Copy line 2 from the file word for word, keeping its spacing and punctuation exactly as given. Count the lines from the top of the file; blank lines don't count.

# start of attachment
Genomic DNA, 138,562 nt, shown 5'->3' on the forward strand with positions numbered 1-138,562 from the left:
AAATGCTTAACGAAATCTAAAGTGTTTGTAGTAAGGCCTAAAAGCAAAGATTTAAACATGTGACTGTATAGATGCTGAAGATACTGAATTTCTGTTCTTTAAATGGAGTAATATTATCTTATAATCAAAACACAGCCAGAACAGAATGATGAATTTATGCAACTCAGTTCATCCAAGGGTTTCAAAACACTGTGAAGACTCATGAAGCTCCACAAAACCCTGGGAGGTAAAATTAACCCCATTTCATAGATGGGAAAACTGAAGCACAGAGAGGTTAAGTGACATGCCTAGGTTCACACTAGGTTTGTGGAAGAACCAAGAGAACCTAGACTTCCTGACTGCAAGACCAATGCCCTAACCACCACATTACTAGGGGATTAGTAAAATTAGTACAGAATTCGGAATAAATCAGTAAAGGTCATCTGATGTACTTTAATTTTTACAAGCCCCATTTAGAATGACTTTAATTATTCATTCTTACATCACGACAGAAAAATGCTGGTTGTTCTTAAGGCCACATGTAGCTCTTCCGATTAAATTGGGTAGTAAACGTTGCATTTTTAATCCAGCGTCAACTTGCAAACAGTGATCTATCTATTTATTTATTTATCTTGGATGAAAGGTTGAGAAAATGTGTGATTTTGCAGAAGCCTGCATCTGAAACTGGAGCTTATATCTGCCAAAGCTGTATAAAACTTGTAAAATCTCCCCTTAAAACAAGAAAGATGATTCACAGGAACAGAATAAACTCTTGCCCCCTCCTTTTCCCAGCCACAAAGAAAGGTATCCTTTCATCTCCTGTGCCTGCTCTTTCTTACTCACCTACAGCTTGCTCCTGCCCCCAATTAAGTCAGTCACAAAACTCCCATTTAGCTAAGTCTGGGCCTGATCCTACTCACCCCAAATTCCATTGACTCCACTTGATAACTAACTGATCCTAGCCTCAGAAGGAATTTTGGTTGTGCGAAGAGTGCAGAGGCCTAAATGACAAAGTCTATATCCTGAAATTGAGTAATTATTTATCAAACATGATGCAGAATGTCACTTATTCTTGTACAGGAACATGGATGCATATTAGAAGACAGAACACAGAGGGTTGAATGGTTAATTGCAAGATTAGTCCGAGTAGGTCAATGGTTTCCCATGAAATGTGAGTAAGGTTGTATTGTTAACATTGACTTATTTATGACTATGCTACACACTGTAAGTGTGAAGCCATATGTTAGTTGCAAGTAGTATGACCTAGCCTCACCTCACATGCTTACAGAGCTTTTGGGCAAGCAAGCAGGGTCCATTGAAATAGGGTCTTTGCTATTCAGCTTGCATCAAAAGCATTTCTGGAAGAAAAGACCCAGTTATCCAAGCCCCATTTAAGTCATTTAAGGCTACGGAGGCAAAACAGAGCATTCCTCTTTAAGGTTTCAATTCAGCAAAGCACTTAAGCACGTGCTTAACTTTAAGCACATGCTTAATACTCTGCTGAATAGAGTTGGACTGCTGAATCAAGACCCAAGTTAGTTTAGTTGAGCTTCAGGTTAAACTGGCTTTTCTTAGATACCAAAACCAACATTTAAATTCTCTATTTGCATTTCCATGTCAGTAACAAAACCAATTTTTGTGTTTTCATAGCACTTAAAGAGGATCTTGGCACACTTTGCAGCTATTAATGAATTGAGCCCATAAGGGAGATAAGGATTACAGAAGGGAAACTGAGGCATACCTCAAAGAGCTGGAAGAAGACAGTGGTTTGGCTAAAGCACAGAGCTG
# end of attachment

AAATGCTTAACGAAATCTAAAGTGTTTGTAGTAAGGCCTAAAAGCAAAGATTTAAACATGTGACTGTATAGATGCTGAAGATACTGAATTTCTGTTCTTTAAATGGAGTAATATTATCTTATAATCAAAACACAGCCAGAACAGAATGATGAATTTATGCAACTCAGTTCATCCAAGGGTTTCAAAACACTGTGAAGACTCATGAAGCTCCACAAAACCCTGGGAGGTAAAATTAACCCCATTTCATAGATGGGAAAACTGAAGCACAGAGAGGTTAAGTGACATGCCTAGGTTCACACTAGGTTTGTGGAAGAACCAAGAGAACCTAGACTTCCTGACTGCAAGACCAATGCCCTAACCACCACATTACTAGGGGATTAGTAAAATTAGTACAGAATTCGGAATAAATCAGTAAAGGTCATCTGATGTACTTTAATTTTTACAAGCCCCATTTAGAATGACTTTAATTATTCATTCTTACATCACGACAGAAAAATGCTGGTTGTTCTTAAGGCCACATGTAGCTCTTCCGATTAAATTGGGTAGTAAACGTTGCATTTTTAATCCAGCGTCAACTTGCAAACAGTGATCTATCTATTTATTTATTTATCTTGGATGAAAGGTTGAGAAAATGTGTGATTTTGCAGAAGCCTGCATCTGAAACTGGAGCTTATATCTGCCAAAGCTGTATAAAACTTGTAAAATCTCCCCTTAAAACAAGAAAGATGATTCACAGGAACAGAATAAACTCTTGCCCCCTCCTTTTCCCAGCCACAAAGAAAGGTATCCTTTCATCTCCTGTGCCTGCTCTTTCTTACTCACCTACAGCTTGCTCCTGCCCCCAATTAAGTCAGTCACAAAACTCCCATTTAGCTAAGTCTGGGCCTGATCCTACTCACCCCAAATTCCATTGACTCCACTTGATAACTAACTGATCCTAGCCTCAGAAGGAATTTTGGTTGTGCGAAGAGTGCAGAGGCCTAAATGACAAAGTCTATATCCTGAAATTGAGTAATTATTTATCAAACATGATGCAGAATGTCACTTATTCTTGTACAGGAACATGGATGCATATTAGAAGACAGAACACAGAGGGTTGAATGGTTAATTGCAAGATTAGTCCGAGTAGGTCAATGGTTTCCCATGAAATGTGAGTAAGGTTGTATTGTTAACATTGACTTATTTATGACTATGCTACACACTGTAAGTGTGAAGCCATATGTTAGTTGCAAGTAGTATGACCTAGCCTCACCTCACATGCTTACAGAGCTTTTGGGCAAGCAAGCAGGGTCCATTGAAATAGGGTCTTTGCTATTCAGCTTGCATCAAAAGCATTTCTGGAAGAAAAGACCCAGTTATCCAAGCCCCATTTAAGTCATTTAAGGCTACGGAGGCAAAACAGAGCATTCCTCTTTAAGGTTTCAATTCAGCAAAGCACTTAAGCACGTGCTTAACTTTAAGCACATGCTTAATACTCTGCTGAATAGAGTTGGACTGCTGAATCAAGACCCAAGTTAGTTTAGTTGAGCTTCAGGTTAAACTGGCTTTTCTTAGATACCAAAACCAACATTTAAATTCTCTATTTGCATTTCCATGTCAGTAACAAAACCAATTTTTGTGTTTTCATAGCACTTAAAGAGGATCTTGGCACACTTTGCAGCTATTAATGAATTGAGCCCATAAGGGAGATAAGGATTACAGAAGGGAAACTGAGGCATACCTCAAAGAGCTGGAAGAAGACAGTGGTTTGGCTAAAGCACAGAGCTG